Drought response syndromes, microclimates and vulnerability of a woodland community during severe drought
One of the most severe droughts on record occurred in our study region in California during 2013 and 2014 and may extend further into 2015. To explore the effects of this drought on physiological, population and community dynamics, we looked at the in situ drought response of dominant tree species in oak and mixed oak/conifer woodlands in three field sites across a regional climate/drought gradient and across hill to channel microenvironmental gradients within sites. We measured physiological and demographic responses of grey pine (Pinus sabiniana), California juniper (Juniperus californica), valley oak Quercus lobata and blue oak (Quercus douglasii) (all species in one site, Quercus species across all three sites), with the goal of relating species-specific suites or syndromes of drought response strategies to differential recent performance under extraordinarily dry conditions. Three of our four study species are high biodiversity value endemics to the California Floristic Province and our results may help anticipate possible future species trajectories under projections of increasing climate water deficits in the region.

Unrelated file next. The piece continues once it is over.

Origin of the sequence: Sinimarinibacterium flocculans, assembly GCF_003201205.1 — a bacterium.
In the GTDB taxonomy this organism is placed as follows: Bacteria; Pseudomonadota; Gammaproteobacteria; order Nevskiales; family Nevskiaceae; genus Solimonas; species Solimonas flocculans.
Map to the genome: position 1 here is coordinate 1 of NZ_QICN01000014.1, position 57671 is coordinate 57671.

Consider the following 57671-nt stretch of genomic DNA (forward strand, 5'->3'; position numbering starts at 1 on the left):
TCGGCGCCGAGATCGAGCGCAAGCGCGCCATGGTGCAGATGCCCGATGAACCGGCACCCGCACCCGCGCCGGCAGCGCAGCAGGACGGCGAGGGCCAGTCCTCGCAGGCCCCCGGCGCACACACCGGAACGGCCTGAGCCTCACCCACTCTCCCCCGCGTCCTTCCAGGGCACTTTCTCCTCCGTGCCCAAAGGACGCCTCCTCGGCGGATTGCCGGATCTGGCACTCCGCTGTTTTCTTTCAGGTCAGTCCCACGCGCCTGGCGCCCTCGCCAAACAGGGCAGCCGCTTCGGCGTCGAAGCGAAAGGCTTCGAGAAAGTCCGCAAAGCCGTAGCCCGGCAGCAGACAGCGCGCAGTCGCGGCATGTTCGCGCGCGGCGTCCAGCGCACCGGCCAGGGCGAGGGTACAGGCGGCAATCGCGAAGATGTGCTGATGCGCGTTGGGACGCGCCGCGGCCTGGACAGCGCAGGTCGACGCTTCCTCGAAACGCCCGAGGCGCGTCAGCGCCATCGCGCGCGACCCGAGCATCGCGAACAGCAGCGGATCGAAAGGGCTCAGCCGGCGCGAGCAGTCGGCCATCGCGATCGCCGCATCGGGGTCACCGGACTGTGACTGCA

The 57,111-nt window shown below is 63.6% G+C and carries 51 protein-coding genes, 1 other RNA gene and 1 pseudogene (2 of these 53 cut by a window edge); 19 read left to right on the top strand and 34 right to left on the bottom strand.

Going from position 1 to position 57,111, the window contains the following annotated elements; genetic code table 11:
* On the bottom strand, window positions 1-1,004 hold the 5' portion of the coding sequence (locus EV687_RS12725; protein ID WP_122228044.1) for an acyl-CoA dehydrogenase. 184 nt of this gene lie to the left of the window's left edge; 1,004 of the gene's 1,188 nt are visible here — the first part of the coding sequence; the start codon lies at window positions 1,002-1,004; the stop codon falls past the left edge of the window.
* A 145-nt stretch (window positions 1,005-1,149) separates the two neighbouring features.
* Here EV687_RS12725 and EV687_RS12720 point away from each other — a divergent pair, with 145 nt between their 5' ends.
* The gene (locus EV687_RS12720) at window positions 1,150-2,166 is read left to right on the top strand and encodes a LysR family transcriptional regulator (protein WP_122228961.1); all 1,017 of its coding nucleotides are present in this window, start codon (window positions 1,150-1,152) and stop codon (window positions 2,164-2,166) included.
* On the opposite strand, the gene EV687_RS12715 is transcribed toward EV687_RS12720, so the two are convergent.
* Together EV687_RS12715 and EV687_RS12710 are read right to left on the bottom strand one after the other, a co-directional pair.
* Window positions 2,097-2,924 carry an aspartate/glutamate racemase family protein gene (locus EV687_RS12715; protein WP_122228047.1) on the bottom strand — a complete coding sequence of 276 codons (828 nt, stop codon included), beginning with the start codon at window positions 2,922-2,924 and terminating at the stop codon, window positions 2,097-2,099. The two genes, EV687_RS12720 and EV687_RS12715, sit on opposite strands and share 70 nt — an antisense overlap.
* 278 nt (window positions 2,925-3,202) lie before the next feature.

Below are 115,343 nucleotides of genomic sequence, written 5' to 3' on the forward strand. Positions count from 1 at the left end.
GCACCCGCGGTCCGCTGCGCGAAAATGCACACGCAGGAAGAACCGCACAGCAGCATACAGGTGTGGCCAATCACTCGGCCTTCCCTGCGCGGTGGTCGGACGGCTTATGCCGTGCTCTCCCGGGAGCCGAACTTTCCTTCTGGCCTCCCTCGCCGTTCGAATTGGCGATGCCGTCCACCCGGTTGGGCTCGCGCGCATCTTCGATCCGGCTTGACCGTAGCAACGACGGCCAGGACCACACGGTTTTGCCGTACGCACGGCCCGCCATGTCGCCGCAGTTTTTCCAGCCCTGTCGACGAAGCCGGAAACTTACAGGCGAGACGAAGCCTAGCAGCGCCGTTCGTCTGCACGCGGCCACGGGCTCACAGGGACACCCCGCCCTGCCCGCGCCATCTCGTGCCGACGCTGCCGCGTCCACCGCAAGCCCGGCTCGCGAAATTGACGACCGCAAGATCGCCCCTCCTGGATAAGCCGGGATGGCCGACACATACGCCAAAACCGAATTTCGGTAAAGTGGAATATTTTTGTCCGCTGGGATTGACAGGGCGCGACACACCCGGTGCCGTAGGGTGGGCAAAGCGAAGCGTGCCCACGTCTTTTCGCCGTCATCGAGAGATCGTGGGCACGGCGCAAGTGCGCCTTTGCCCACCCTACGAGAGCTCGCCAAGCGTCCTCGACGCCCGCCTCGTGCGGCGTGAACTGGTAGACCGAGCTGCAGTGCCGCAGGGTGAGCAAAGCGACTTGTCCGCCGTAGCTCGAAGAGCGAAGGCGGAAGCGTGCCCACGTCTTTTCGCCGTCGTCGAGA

Hydraulic vulnerability curves differed significantly between species at individual sites, but not within species across sites or between microsites. Sapwood specific conductivity (KS), leaf specific conductivity (KL) and percent loss of conductivity (PLC) at native (minimum observed field predawn) water potentials differed between species at individual sites and within species across sites. At our site where hilltop and channel oaks appeared to be extracting water from different sources based on stemwater isotope values (shallow soil water versus deeper groundwater), native KL and KS also differed between the microsites, with higher values associated with individuals near the channel than the hilltop. Depending on the hydrologic structure of individual sites, local spatial position on the landscape related to groundwater access may help to maintain hydraulic function during times of very low precipitation.